A Sudden Dietary Change Can Cause Illness in Your Cat

Your cat may be eating whenever he wants to. Before introducing the new food (and the risk of a cat food strike), change him over to scheduled feedings. Feed him up to three times every day. Once he's done, pick up the bowl of food. This should take about 30 minutes, max.
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When you have the luxury of time, you can slowly transition your four-legged family member to a new cat food. Maybe Mr. Tribble started out on a dry food diet, with no canned food at all. Once your vet explained the importance of canned food to your cat's health, she taught you that cats aren't great water drinkers. Because of this, some cats are more prone to developing urinary crystals and even kidney problems. Canned foods are an important part of keeping your feline healthy.

Your Cat = A Creature of Habit
Kittens get used to eating a certain type and possibly even brand of cat food. While you may worry that your cat might get bored eating the same type of food day in and day out, he doesn't care about this. He's used to what he's used to--period, end of story.

If you try to change him from dry to wet, you will pay! (In his mind, at least.) Or, if you try to change from one brand to another, he may be able to detect those minute differences in taste. It's difficult, though not impossible to get him to make the change. Just stock up on your usual stores of patience. You'll need every single bit of that virtue.

If you're thinking of starving him into submission, toss that right away. He can develop what's called hepatic lipidosis, which is "fatty liver." It's potentially life-threatening. If you've managed to get him to eat even a little bit of his new food, he's still not eating enough and is at risk for developing this illness.
Your cat may be eating whenever he wants to. Before introducing the new food (and the risk of a cat food strike), change him over to scheduled feedings. Feed him up to three times every day. Once he's done, pick up the bowl of food. This should take about 30 minutes, max.

Once he's reliably eating scheduled meals, begin mixing a small quantity (less than 25 percent) of the new food into his old food. All together, the new and old foods should equal his usual food portion. By removing all his food once he's done, you're trying to make him hungry enough that he'll actually give the new stuff a chance.

Important Intestinal Bacteria
Dogs and cats have beneficial intestinal bacteria that help them to digest their meals more easily. It's easy to understand that, if you change his food over, with no transition time, your kitty could end up getting sick. As in, developing diarrhea or even vomiting. You don't want to deal with those messes!

A good rule of thumb in making the change is to follow this schedule:

√ Days 1 to 3, give Mr. Tribble 75 percent of his old food with 25 percent of the new food mixed in.

√ Days 4 and 5, decrease the quantity of old food to 50 percent. Increase the quantity of new food to 50 percent. As you make these changes, watch him closely for any signs of gastrointestinal upset. Watch his litter box and, as you scoop it out, look for signs that he's got the runs. If this develops, go back to the Days 1 to 3 feeding proportions.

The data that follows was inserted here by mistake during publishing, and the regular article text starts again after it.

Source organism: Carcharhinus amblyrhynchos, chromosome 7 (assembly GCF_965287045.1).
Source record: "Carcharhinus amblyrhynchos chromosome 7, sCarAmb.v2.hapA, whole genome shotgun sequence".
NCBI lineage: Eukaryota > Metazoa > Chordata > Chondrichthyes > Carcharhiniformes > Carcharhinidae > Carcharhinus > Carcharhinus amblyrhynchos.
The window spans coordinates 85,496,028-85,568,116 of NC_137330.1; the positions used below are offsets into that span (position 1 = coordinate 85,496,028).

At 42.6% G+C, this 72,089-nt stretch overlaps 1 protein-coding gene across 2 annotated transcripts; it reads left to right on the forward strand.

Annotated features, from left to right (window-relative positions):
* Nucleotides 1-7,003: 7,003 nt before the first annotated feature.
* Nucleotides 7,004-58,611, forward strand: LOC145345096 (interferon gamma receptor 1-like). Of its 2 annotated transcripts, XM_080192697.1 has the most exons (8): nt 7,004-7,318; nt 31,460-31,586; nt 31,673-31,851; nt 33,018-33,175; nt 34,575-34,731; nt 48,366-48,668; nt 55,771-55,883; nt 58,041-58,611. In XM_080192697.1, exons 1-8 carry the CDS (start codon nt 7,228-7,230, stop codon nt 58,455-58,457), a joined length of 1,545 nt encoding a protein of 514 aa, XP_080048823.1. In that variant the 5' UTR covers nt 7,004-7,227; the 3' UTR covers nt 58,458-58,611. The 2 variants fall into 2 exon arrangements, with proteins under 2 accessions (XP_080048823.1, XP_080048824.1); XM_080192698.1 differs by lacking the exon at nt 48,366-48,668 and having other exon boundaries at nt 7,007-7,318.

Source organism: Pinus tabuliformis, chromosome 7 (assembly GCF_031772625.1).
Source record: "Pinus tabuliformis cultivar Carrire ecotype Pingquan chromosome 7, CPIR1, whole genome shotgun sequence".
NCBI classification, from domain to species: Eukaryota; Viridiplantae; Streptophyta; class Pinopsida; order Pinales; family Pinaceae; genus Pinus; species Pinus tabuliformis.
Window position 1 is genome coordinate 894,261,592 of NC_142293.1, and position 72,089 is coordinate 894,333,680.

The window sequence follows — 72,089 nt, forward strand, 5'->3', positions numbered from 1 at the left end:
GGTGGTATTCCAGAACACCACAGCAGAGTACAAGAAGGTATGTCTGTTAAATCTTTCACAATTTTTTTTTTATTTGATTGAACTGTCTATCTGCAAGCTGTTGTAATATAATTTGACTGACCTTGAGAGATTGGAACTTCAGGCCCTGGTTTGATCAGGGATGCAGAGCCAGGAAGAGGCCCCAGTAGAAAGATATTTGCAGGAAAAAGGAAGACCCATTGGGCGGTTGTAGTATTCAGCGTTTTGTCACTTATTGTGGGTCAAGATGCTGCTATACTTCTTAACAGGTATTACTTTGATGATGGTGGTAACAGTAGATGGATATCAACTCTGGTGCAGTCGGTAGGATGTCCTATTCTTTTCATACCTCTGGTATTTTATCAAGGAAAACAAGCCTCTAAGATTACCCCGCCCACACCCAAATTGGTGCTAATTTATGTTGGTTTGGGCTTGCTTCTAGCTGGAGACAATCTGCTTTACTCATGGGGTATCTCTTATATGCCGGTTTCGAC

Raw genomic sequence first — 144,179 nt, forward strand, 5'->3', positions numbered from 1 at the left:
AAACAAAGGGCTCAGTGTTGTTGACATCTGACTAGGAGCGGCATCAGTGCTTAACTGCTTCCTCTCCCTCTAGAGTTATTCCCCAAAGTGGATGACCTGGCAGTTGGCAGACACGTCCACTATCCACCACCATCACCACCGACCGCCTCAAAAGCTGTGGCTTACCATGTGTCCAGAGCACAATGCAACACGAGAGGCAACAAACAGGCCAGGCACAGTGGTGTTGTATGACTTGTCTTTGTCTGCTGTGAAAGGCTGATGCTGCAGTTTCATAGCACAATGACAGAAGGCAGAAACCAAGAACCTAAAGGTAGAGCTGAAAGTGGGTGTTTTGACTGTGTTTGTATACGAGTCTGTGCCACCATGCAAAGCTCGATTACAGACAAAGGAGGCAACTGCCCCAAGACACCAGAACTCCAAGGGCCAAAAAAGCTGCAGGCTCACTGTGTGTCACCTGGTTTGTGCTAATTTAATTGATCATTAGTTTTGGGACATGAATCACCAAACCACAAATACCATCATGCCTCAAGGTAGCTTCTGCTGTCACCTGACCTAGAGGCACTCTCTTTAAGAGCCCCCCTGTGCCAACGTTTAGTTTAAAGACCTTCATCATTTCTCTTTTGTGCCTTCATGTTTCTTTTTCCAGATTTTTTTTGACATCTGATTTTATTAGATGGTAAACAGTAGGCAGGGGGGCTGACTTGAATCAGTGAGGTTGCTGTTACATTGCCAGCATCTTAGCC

√ Days 7 through 9, increase the new food to 75 percent and dial back the old food to 25 percent. Continue watching Mr. Tribble closely for signs of illness.

On Day 10, you should be able to give Mr. Tribble only his new food. What happens if he continues to have stomach and/or bowel issues? Call your vet. Mr. Tribble may have something else going on and his vet is the best qualified to diagnose him.

Precaution one: Don't increase the overall quantity of food you give Mr. Tribble.

Precaution two: Any time you see signs of illness that may be connected to the new food, take Mr. Tribble back to the earlier days of your food introduction schedule. His system may be more sensitive than other cats, meaning he needs a longer time to get used to the new nosh.

Look for Signs of Trouble
If you're wondering what symptoms you should be looking for, here they are:

º Vomiting
º Diarrhea
º Soft stools
º Decreased appetite

I'm going to repeat this: If you notice any of these symptoms in your cat, decrease the amount of new food and increase the amount of old food that you were giving him. Stretch out the transition schedule for your kitty so his tummy and intestines can get used to the new food. You may need to put Mr. Tribble onto a sensitive tummy food formula, which may contain egg, turkey, rice, chicken or oats.

Is it a good idea to transition slowly between different flavors of the same food? This depends on your cat. If you know he's more sensitive to changes than other cats, then a modified introduction schedule from, say, beef to turkey could help. Give this three to five days and see how he responds.

Not too many cat parents know that between 25 and 50 percent of their cat's daily calories should come from canned food. Again, this goes back to cats not being great water-drinkers--and because their bodies are about 75 percent water.

Why Canned Food is So Important
Many, though not all, cats are finicky. They don't like water so they don't drink enough of it, which puts them at risk of developing lower urinary tract disease. Canned cat food helps to keep their urine from becoming too concentrated. Highly concentrated urine can lead to your cat developing painful urinary crystals.

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